Let's begin with perhaps the biggest culprit, All Pro left guard Logan Mankins. The massive guard from Fresno State (at least the baseball players at his alma mater know how to close the deal) is among the most ferocious players in the NFL. A champion calf-tier, Mankins could calf-tie Tuck blindfolded. Yet Tuck repeatedly went through Mankins as if the former Bulldog was a turnstile. Why?

All Pro left tackle Matt Light sometimes has a problem with speed rushers. He finds the Jets easier pickings since John Abraham moved elsewhere, for example. He drew Umeniyora in the Super Bowl, not Strahan. Light may be well known for his sense of humor, but on the field he is as intense as it gets. In the Super Bowl, Umeniyora was more intense. Why?

Dan Koppen, himself an All Pro center, calls out blocking assignments and helps greatly with run blocking up the middle. Strong safety James Butler and middle linebacker Antonio Pierce led the Giants in tackles. Butler isn't really the problem here (Harrison led the Patriots in tackles), it's Pierce. Not enough blocking up the middle. Why?

Stephen Neal is insulated from this discussion, as he spent most of the game injured. Right tackle Nick Kaczur and backup guard Russ Hochstein should have helped out better than they did. Hochstein, for example, did yeoman work against Brentson Buckner and Kris Jenkins four Super Bowls ago in a backup role. But not this year. Why?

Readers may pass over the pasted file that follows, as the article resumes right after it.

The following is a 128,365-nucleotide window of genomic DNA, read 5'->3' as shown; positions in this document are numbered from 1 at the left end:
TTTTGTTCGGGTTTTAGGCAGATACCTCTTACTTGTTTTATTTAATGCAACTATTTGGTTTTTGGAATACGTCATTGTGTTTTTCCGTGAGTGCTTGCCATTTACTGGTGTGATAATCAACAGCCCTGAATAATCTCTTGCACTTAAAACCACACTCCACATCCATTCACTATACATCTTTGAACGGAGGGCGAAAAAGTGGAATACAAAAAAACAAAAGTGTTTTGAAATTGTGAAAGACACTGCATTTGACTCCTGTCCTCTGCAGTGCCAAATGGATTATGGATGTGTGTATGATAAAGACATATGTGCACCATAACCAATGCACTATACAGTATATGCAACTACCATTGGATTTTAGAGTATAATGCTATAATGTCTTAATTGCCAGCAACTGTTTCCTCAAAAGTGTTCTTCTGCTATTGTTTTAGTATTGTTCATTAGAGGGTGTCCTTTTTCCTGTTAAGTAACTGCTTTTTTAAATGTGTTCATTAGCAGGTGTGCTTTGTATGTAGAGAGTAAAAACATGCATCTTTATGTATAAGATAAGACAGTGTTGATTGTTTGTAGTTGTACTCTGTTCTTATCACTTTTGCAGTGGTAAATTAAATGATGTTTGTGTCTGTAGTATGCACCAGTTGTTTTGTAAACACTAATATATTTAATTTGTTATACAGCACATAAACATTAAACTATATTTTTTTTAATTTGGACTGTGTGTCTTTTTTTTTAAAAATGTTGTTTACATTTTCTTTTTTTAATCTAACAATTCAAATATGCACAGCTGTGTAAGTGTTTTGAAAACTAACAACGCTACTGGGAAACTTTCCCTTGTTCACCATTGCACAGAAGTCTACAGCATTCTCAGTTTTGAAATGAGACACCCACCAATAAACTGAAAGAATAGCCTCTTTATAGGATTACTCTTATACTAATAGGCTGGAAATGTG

Basically, here's why, and we have the Celtics to thank for this theory.

The championship the Celtics eventually would win revealed one embarrassing element of the playoffs: How in the Sam Hill did the Celtics manage to lose three games to the Atlanta Hawks in the first round? The Celtics made the Lakers look like a team that could lose a playoff set to the lowly (for a playoff team) Hawks. As it turned out, the Celtics pretty much knew they had the home games salted away, and their Game 7 99-65 win made the three road losses look awfully silly. But the bottom line is when the Celtics felt the urgency to win, they simply did (and you're a fool if you think the Celtics played hard in Game 5 at Los Angeles which, if won, would have prevented winning Game 6 and the title at home; the 39-point win in Game 6 should cinch it for you).

The bottom line is that the Patriots did not take the Giants seriously, and had they did they would have won the Super Bowl going away. The offensive line is a direct reflection of that, as a monster unit with three Pro Bowlers were left to waste by a defensive unit which came at them with more ferocity and intensity until they finally ran out of gas in the fourth quarter. The Patriots might have felt they caught a break by not having to face Brett Favre and the Packers, but instead drew a familiar opponent which they were easily able to move the ball on just after Christmas time. There is simply no other explanation. The Giants brought more intensity to the game than the Patriots did, and the Patriots paid for it in the worst way possible.

There is no need to retool this unit. Just tell Neal to stay healthy and Kaczur to stay out of trouble. Otherwise, this unit should remain intact in 2008. They will once again provide Brady and the running game with all they need to excel, though perhaps not at record levels, again in 2008. It remains an outstanding unit which picked the worst possible time to have its one bad game of the season.

And let's hope they have learned their lesson. Expect the next Patriot Super Bowl opponent to resemble the Los Angeles Lakers if the lessons were truly learned.

Next installment: defensive line.